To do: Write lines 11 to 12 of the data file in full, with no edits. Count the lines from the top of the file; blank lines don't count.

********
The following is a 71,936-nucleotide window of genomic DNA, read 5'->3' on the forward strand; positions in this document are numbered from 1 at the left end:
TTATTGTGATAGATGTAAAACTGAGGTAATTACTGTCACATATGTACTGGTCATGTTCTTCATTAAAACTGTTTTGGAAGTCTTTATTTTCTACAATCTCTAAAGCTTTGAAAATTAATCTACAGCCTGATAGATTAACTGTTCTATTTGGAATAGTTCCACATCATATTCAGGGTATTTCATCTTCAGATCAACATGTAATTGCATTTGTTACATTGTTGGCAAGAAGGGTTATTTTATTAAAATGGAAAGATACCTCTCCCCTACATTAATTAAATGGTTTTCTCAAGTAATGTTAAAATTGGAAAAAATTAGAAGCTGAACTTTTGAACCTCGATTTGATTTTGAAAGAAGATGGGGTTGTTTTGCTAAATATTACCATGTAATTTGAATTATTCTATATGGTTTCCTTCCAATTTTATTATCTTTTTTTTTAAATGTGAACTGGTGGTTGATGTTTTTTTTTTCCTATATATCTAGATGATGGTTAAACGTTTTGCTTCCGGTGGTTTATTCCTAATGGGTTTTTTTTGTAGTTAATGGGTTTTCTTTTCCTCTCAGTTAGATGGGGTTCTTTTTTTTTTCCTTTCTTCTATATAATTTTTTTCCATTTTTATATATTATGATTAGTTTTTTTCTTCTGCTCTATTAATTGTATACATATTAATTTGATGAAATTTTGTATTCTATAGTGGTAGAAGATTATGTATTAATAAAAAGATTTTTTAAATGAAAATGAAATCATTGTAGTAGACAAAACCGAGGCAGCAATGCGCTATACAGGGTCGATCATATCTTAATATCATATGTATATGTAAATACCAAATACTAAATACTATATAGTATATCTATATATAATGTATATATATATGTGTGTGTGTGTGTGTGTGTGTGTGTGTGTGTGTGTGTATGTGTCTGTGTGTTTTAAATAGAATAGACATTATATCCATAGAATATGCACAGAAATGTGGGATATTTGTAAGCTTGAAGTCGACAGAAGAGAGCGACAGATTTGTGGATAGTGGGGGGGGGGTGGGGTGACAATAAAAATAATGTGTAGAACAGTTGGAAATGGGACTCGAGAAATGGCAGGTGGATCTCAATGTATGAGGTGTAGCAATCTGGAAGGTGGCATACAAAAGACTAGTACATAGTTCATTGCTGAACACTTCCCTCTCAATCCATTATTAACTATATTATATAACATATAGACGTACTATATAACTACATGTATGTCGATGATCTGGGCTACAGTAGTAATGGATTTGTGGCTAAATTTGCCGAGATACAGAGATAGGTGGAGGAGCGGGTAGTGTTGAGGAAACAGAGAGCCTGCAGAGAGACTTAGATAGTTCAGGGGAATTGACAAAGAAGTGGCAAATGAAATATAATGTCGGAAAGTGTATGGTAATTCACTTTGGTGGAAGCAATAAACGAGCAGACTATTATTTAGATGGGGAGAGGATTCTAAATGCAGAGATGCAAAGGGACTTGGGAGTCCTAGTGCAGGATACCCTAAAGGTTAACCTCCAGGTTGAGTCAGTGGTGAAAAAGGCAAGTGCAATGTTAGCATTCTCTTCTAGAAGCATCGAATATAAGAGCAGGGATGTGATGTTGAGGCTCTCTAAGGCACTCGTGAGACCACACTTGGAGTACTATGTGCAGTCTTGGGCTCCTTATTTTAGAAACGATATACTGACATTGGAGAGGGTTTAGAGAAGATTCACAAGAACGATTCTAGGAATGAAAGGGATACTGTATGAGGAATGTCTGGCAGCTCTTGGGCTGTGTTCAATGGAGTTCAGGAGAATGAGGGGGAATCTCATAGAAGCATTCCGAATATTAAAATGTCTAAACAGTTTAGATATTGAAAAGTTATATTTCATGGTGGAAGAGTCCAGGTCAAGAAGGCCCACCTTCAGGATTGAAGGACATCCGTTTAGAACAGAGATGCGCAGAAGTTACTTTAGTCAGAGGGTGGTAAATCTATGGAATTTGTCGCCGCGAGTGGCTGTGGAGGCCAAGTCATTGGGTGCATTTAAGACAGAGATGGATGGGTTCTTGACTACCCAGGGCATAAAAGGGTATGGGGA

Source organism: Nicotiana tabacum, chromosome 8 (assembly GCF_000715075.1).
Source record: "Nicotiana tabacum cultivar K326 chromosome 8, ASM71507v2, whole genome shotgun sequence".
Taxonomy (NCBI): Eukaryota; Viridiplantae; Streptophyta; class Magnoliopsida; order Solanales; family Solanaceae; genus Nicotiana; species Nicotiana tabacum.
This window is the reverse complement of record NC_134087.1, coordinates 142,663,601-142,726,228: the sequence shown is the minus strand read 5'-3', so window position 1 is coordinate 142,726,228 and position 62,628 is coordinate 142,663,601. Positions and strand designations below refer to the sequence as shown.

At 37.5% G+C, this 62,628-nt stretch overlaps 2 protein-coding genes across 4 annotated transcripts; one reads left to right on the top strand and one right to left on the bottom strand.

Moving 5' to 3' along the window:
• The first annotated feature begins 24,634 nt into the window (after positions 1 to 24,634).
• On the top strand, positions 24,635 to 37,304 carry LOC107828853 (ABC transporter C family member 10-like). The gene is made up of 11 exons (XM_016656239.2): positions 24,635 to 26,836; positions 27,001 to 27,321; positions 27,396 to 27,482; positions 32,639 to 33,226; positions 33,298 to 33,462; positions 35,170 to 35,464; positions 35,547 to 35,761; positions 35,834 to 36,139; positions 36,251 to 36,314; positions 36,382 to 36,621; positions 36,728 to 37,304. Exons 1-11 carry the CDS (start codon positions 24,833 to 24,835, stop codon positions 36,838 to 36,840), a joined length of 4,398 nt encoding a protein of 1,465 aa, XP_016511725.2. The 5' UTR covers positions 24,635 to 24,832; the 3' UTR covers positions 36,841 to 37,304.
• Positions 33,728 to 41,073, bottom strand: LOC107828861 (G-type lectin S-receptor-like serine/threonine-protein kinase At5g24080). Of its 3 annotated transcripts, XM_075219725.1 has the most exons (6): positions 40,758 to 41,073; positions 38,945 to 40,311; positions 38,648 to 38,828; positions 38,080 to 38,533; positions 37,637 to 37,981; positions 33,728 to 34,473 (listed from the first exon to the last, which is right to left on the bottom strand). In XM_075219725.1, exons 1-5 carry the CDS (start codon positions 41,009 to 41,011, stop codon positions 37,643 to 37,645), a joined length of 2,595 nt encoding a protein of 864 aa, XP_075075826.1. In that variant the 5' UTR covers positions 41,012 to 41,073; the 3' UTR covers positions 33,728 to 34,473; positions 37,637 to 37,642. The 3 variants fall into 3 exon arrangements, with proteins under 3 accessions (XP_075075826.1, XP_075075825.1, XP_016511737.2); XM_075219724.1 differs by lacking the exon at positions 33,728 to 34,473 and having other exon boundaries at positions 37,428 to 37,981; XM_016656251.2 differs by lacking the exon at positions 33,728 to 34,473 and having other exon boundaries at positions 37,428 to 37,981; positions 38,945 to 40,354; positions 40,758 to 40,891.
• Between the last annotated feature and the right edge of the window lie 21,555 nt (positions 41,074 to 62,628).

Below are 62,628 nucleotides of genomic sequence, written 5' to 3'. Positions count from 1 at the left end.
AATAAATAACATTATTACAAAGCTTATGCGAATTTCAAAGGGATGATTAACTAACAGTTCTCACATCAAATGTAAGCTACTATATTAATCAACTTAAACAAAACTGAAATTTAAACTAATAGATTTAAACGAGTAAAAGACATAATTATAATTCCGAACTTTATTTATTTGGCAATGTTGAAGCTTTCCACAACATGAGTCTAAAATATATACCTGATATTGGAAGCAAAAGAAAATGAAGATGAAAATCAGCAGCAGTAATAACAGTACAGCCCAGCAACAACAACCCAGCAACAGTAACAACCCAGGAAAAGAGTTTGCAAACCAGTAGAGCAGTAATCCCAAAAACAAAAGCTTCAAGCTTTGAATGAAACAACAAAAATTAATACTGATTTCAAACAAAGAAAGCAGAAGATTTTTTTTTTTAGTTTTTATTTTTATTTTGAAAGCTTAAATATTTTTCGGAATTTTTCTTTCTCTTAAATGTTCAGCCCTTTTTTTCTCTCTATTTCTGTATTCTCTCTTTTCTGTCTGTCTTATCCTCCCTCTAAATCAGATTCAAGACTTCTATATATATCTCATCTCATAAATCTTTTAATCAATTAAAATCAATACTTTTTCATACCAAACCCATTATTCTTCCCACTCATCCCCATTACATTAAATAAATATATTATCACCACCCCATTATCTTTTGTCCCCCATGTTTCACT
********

• Positions 33,728 to 41,073, bottom strand: LOC107828861 (G-type lectin S-receptor-like serine/threonine-protein kinase At5g24080). Of its 3 annotated transcripts, XM_075219725.1 has the most exons (6): positions 40,758 to 41,073; positions 38,945 to 40,311; positions 38,648 to 38,828; positions 38,080 to 38,533; positions 37,637 to 37,981; positions 33,728 to 34,473 (listed from the first exon to the last, which is right to left on the bottom strand). In XM_075219725.1, exons 1-5 carry the CDS (start codon positions 41,009 to 41,011, stop codon positions 37,643 to 37,645), a joined length of 2,595 nt encoding a protein of 864 aa, XP_075075826.1. In that variant the 5' UTR covers positions 41,012 to 41,073; the 3' UTR covers positions 33,728 to 34,473; positions 37,637 to 37,642. The 3 variants fall into 3 exon arrangements, with proteins under 3 accessions (XP_075075826.1, XP_075075825.1, XP_016511737.2); XM_075219724.1 differs by lacking the exon at positions 33,728 to 34,473 and having other exon boundaries at positions 37,428 to 37,981; XM_016656251.2 differs by lacking the exon at positions 33,728 to 34,473 and having other exon boundaries at positions 37,428 to 37,981; positions 38,945 to 40,354; positions 40,758 to 40,891.
• Between the last annotated feature and the right edge of the window lie 21,555 nt (positions 41,074 to 62,628).